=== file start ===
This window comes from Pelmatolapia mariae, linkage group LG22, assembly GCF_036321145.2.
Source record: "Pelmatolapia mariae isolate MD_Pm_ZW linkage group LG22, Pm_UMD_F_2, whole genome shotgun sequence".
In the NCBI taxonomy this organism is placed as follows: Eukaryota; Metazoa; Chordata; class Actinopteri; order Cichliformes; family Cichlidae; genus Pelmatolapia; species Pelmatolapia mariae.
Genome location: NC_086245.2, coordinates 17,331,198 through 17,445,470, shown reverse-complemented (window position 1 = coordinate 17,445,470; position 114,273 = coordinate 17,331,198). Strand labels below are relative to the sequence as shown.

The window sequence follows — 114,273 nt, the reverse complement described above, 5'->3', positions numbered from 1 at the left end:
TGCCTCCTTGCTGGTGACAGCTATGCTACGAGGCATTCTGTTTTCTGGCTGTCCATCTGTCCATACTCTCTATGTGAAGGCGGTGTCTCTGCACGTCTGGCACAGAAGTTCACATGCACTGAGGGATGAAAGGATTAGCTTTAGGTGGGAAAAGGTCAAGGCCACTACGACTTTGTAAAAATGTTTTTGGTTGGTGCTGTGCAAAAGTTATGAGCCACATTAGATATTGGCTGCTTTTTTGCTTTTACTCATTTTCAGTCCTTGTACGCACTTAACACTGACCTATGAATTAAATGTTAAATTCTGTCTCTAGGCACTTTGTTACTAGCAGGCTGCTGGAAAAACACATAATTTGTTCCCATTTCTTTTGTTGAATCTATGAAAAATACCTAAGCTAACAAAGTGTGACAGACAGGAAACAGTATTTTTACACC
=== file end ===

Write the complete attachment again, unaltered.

This window comes from Pelmatolapia mariae, linkage group LG22, assembly GCF_036321145.2.
Source record: "Pelmatolapia mariae isolate MD_Pm_ZW linkage group LG22, Pm_UMD_F_2, whole genome shotgun sequence".
In the NCBI taxonomy this organism is placed as follows: Eukaryota; Metazoa; Chordata; class Actinopteri; order Cichliformes; family Cichlidae; genus Pelmatolapia; species Pelmatolapia mariae.
Genome location: NC_086245.2, coordinates 17,331,198 through 17,445,470, shown reverse-complemented (window position 1 = coordinate 17,445,470; position 114,273 = coordinate 17,331,198). Strand labels below are relative to the sequence as shown.

The window sequence follows — 114,273 nt, the reverse complement described above, 5'->3', positions numbered from 1 at the left end:
TGCCTCCTTGCTGGTGACAGCTATGCTACGAGGCATTCTGTTTTCTGGCTGTCCATCTGTCCATACTCTCTATGTGAAGGCGGTGTCTCTGCACGTCTGGCACAGAAGTTCACATGCACTGAGGGATGAAAGGATTAGCTTTAGGTGGGAAAAGGTCAAGGCCACTACGACTTTGTAAAAATGTTTTTGGTTGGTGCTGTGCAAAAGTTATGAGCCACATTAGATATTGGCTGCTTTTTTGCTTTTACTCATTTTCAGTCCTTGTACGCACTTAACACTGACCTATGAATTAAATGTTAAATTCTGTCTCTAGGCACTTTGTTACTAGCAGGCTGCTGGAAAAACACATAATTTGTTCCCATTTCTTTTGTTGAATCTATGAAAAATACCTAAGCTAACAAAGTGTGACAGACAGGAAACAGTATTTTTACACC